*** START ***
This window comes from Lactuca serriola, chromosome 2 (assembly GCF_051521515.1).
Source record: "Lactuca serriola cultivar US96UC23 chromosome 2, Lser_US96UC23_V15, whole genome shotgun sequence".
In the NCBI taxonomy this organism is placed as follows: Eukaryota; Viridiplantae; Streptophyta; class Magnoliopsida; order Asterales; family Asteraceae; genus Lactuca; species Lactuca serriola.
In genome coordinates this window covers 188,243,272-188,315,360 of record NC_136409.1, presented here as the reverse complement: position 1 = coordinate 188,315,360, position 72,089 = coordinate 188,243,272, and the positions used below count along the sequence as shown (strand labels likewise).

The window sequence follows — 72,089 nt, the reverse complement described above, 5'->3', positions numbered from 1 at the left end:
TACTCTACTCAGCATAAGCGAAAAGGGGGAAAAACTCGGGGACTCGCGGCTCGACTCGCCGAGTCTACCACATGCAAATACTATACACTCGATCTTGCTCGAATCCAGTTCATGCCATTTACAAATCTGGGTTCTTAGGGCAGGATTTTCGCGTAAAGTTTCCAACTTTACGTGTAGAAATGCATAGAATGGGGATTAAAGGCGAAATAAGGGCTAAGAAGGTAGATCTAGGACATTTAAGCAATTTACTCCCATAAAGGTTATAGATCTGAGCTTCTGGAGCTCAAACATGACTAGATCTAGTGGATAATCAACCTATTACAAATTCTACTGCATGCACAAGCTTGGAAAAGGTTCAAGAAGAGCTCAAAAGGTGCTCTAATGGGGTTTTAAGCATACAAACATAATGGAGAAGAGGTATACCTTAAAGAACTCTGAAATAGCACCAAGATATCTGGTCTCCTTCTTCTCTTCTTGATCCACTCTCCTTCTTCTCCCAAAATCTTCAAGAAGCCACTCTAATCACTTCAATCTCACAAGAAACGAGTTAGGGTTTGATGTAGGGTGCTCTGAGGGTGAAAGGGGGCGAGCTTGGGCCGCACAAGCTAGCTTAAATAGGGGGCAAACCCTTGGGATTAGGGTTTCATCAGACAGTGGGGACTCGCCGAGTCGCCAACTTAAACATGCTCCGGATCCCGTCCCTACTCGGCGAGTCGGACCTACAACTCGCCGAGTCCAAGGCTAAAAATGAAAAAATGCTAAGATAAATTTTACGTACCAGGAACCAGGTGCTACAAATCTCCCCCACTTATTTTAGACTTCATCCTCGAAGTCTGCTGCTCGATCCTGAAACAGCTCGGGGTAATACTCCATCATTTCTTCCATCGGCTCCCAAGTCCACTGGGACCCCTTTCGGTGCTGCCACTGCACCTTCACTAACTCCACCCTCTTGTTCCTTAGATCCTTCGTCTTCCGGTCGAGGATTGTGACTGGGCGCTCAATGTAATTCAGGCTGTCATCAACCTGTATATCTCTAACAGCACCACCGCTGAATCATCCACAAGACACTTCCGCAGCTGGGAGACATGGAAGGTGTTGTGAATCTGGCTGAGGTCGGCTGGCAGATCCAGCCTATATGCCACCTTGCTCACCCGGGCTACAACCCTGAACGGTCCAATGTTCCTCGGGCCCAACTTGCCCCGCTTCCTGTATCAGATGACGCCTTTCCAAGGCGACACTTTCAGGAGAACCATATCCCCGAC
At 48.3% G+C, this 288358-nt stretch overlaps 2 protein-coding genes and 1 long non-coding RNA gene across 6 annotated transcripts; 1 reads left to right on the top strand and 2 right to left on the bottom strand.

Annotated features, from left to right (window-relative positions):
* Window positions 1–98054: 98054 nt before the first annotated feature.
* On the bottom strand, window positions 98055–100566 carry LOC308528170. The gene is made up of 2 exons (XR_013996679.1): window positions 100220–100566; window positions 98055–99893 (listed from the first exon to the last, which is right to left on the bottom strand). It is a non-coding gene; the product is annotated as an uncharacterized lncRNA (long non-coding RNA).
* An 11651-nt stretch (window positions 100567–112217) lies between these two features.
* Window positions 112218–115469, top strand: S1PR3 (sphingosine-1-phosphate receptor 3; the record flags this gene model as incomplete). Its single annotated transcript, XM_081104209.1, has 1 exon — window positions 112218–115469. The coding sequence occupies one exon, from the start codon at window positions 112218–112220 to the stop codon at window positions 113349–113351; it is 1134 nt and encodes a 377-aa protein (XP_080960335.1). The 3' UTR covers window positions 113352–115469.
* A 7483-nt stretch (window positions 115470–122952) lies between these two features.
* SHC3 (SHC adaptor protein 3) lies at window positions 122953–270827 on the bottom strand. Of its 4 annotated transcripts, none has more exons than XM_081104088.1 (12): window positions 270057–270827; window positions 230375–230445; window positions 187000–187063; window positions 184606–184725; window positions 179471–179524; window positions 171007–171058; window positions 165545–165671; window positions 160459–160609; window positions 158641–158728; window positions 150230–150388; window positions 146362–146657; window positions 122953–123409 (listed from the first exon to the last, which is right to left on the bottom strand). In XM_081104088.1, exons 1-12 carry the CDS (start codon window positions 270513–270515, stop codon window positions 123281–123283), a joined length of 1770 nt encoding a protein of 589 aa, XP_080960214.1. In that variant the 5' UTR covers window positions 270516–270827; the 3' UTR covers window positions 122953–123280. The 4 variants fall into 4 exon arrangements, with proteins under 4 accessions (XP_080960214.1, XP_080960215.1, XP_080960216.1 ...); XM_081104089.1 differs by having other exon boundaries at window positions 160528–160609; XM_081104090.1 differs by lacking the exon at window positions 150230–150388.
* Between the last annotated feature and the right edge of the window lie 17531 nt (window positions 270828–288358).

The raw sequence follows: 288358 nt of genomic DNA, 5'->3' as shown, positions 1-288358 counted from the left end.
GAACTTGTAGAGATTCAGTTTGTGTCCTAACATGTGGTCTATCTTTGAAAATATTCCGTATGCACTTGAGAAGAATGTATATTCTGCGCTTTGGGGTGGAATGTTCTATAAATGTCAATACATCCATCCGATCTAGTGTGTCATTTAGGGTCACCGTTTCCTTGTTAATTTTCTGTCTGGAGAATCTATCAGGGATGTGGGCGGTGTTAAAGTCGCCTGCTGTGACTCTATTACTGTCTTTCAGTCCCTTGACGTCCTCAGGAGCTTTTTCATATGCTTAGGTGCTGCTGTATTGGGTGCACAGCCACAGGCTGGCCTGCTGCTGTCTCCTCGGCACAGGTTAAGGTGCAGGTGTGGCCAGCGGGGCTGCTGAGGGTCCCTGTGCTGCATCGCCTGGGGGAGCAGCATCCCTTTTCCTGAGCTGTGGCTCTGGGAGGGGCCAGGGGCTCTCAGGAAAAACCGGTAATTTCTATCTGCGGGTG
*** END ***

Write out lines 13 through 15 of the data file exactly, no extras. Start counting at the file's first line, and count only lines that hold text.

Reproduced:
* A 7483-nt stretch (window positions 115470–122952) lies between these two features.
* SHC3 (SHC adaptor protein 3) lies at window positions 122953–270827 on the bottom strand. Of its 4 annotated transcripts, none has more exons than XM_081104088.1 (12): window positions 270057–270827; window positions 230375–230445; window positions 187000–187063; window positions 184606–184725; window positions 179471–179524; window positions 171007–171058; window positions 165545–165671; window positions 160459–160609; window positions 158641–158728; window positions 150230–150388; window positions 146362–146657; window positions 122953–123409 (listed from the first exon to the last, which is right to left on the bottom strand). In XM_081104088.1, exons 1-12 carry the CDS (start codon window positions 270513–270515, stop codon window positions 123281–123283), a joined length of 1770 nt encoding a protein of 589 aa, XP_080960214.1. In that variant the 5' UTR covers window positions 270516–270827; the 3' UTR covers window positions 122953–123280. The 4 variants fall into 4 exon arrangements, with proteins under 4 accessions (XP_080960214.1, XP_080960215.1, XP_080960216.1 ...); XM_081104089.1 differs by having other exon boundaries at window positions 160528–160609; XM_081104090.1 differs by lacking the exon at window positions 150230–150388.
* Between the last annotated feature and the right edge of the window lie 17531 nt (window positions 270828–288358).